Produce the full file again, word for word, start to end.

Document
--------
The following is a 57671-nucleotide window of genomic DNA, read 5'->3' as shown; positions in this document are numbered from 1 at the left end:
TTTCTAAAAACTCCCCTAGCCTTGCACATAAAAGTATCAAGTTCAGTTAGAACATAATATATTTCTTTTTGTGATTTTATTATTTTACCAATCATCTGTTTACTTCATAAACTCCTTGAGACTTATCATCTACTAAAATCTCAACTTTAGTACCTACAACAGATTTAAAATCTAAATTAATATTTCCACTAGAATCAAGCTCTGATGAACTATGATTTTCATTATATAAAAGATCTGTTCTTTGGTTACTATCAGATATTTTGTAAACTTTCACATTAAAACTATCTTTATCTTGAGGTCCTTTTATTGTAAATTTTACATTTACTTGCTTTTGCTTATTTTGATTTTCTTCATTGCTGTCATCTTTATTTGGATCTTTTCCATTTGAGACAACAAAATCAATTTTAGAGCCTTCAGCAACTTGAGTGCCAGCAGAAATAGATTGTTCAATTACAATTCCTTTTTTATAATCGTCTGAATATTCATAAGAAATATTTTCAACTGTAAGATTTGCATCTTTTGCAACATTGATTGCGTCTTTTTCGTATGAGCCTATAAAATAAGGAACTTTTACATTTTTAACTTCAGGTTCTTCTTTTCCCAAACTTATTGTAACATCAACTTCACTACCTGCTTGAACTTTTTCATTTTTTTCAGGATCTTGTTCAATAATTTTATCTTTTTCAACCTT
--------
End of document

The following is a 57671-nucleotide window of genomic DNA, read 5'->3' as shown; positions in this document are numbered from 1 at the left end:
TTTCTAAAAACTCCCCTAGCCTTGCACATAAAAGTATCAAGTTCAGTTAGAACATAATATATTTCTTTTTGTGATTTTATTATTTTACCAATCATCTGTTTACTTCATAAACTCCTTGAGACTTATCATCTACTAAAATCTCAACTTTAGTACCTACAACAGATTTAAAATCTAAATTAATATTTCCACTAGAATCAAGCTCTGATGAACTATGATTTTCATTATATAAAAGATCTGTTCTTTGGTTACTATCAGATATTTTGTAAACTTTCACATTAAAACTATCTTTATCTTGAGGTCCTTTTATTGTAAATTTTACATTTACTTGCTTTTGCTTATTTTGATTTTCTTCATTGCTGTCATCTTTATTTGGATCTTTTCCATTTGAGACAACAAAATCAATTTTAGAGCCTTCAGCAACTTGAGTGCCAGCAGAAATAGATTGTTCAATTACAATTCCTTTTTTATAATCGTCTGAATATTCATAAGAAATATTTTCAACTGTAAGATTTGCATCTTTTGCAACATTGATTGCGTCTTTTTCGTATGAGCCTATAAAATAAGGAACTTTTACATTTTTAACTTCAGGTTCTTCTTTTCCCAAACTTATTGTAACATCAACTTCACTACCTGCTTGAACTTTTTCATTTTTTTCAGGATCTTGTTCAATAATTTTATCTTTTTCAACCTT